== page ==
“When I firstdiscovered the grainy picture in my mother’s desk—me as a towheaded two yearold sitting in what I remember was a salmon-orange-stained lifeboat—I wasoverwhelmed by the feeling that the boy in the boat was not waving and laughingat the person snapping the photo as much as he was frantically trying to getthe attention of the man I am today. The boy was beckoning me to join him on avoyage through the harrowing straits of memory. He was gambling that if wesurvived the passage, we might discover an ocean where the past would becomethe wind at our back rather than a driving gale to the nose of our boat. Thisbook is the record of that voyage.”
Whenhe was sixteen years old, Ian Morgan Cron was told about his father’sclandestine work with the CIA. Thisastonishing revelation, coupled with his father’s dark struggles with chronicalcoholism and depression, upended the world of a boy struggling to become aman. Decades later, as he faces his ownpersonal demons, Ian realizes the only way to find peace is to voyage backthrough a painful childhood marked by extremes—privilege and poverty, violenceand tenderness, truth and deceit—that he’s spent years trying to escape.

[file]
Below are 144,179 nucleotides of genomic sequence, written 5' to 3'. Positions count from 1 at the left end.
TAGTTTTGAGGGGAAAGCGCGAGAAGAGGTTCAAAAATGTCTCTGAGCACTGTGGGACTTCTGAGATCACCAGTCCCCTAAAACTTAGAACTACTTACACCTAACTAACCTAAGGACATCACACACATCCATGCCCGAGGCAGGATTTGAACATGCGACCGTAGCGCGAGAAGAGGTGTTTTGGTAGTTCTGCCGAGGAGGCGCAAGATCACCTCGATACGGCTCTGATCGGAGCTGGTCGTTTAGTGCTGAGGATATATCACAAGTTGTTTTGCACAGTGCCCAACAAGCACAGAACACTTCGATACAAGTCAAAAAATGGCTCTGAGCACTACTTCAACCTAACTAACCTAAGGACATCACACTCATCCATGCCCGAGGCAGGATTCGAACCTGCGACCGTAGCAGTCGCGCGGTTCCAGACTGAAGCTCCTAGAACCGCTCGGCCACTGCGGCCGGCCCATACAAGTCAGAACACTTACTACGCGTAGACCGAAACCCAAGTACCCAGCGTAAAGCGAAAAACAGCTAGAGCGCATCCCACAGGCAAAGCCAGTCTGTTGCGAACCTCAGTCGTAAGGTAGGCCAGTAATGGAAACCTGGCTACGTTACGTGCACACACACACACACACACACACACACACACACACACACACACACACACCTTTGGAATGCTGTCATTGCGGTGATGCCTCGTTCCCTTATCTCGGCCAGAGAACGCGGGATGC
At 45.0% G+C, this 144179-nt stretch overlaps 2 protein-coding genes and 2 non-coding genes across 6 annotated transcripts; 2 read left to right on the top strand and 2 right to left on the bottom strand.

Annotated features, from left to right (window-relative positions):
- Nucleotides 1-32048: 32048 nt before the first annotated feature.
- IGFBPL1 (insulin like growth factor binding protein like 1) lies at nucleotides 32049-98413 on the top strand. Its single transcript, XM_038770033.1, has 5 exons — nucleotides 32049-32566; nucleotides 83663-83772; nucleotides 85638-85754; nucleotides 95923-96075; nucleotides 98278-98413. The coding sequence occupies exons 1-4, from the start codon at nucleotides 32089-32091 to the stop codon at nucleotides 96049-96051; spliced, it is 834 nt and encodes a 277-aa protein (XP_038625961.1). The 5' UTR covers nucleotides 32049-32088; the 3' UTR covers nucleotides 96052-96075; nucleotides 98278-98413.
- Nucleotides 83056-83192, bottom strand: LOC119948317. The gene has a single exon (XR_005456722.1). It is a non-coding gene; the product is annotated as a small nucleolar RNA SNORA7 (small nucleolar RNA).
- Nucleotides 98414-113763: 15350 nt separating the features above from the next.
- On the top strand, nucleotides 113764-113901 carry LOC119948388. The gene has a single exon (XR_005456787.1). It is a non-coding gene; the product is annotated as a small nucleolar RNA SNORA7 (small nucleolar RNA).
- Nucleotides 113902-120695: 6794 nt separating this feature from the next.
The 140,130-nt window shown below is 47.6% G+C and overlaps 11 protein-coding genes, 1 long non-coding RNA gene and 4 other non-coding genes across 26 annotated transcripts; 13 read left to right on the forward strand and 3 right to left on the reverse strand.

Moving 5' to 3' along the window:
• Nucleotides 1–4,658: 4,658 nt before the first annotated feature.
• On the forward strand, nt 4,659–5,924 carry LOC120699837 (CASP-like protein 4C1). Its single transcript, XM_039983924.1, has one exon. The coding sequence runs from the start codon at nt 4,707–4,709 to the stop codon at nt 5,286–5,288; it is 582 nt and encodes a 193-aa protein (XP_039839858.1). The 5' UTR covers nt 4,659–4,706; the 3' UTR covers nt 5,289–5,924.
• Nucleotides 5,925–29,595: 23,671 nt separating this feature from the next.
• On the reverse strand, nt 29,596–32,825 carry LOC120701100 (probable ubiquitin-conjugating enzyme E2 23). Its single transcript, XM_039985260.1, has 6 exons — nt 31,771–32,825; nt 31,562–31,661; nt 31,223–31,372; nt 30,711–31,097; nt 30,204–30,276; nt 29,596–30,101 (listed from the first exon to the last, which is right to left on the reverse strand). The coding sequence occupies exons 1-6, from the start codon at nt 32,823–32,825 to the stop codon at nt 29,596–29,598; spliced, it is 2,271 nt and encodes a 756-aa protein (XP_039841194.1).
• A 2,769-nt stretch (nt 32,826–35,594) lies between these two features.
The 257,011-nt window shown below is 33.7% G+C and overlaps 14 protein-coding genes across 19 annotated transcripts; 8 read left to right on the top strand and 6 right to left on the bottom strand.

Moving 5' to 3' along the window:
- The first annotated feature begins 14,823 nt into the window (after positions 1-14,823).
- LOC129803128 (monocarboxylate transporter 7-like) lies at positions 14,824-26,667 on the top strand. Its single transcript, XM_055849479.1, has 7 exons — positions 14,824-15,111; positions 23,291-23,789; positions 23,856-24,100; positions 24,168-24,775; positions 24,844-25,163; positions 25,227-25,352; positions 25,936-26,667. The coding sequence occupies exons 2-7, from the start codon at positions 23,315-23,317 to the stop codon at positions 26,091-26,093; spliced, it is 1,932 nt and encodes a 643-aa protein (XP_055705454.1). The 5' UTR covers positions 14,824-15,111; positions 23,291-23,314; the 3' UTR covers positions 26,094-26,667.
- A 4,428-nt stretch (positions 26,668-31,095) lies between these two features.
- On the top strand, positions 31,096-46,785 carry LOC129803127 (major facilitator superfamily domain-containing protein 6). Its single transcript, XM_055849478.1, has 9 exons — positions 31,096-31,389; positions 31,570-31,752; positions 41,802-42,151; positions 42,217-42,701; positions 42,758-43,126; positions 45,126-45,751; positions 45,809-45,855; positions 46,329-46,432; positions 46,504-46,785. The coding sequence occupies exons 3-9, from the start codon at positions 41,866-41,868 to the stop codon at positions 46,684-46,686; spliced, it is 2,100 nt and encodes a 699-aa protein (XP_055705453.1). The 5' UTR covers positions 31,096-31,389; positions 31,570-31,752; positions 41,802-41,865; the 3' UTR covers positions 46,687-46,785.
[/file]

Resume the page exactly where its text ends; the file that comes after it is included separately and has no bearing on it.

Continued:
Inthis surprisingly funny and forgiving memoir, Ian reminds us that no matter howdifferent the pieces may be, in the end we are all cut from the same cloth,stitched by faith into an exquisite quilt of grace.
“Simultaneously redemptive and consoling with bright moments of humor . . . this story is chock-full of sacredness and hope. Cron is one of only a few spirituality authors who could articulate these themes as poignantly.”
“Ian Cron writes with astonishing energy and freshness; his metaphors stick fast in the imagination. This is neither a simple memoir of hurt endured, nor a tidy story of reconciliation and resolution. It is—rather like Augustine’s Confessions—a testimony to the unfinished business of grace.”
DR. ROWAN WILLIAMS, Archbishop of Canterbury
“Ian Cron has the gift of making his human journey a parable for all of our journeys. Read this profound book and be well fed, and freed.”
FR. RICHARD ROHR, O.F.M., author of Everything Belongs
“Ian Morgan Cron is a brilliant writer. This is the kind of book that you don’t just read. It reads you.”
MARK BATTERSON, author of In a Pit with a Lion on a Snowy Day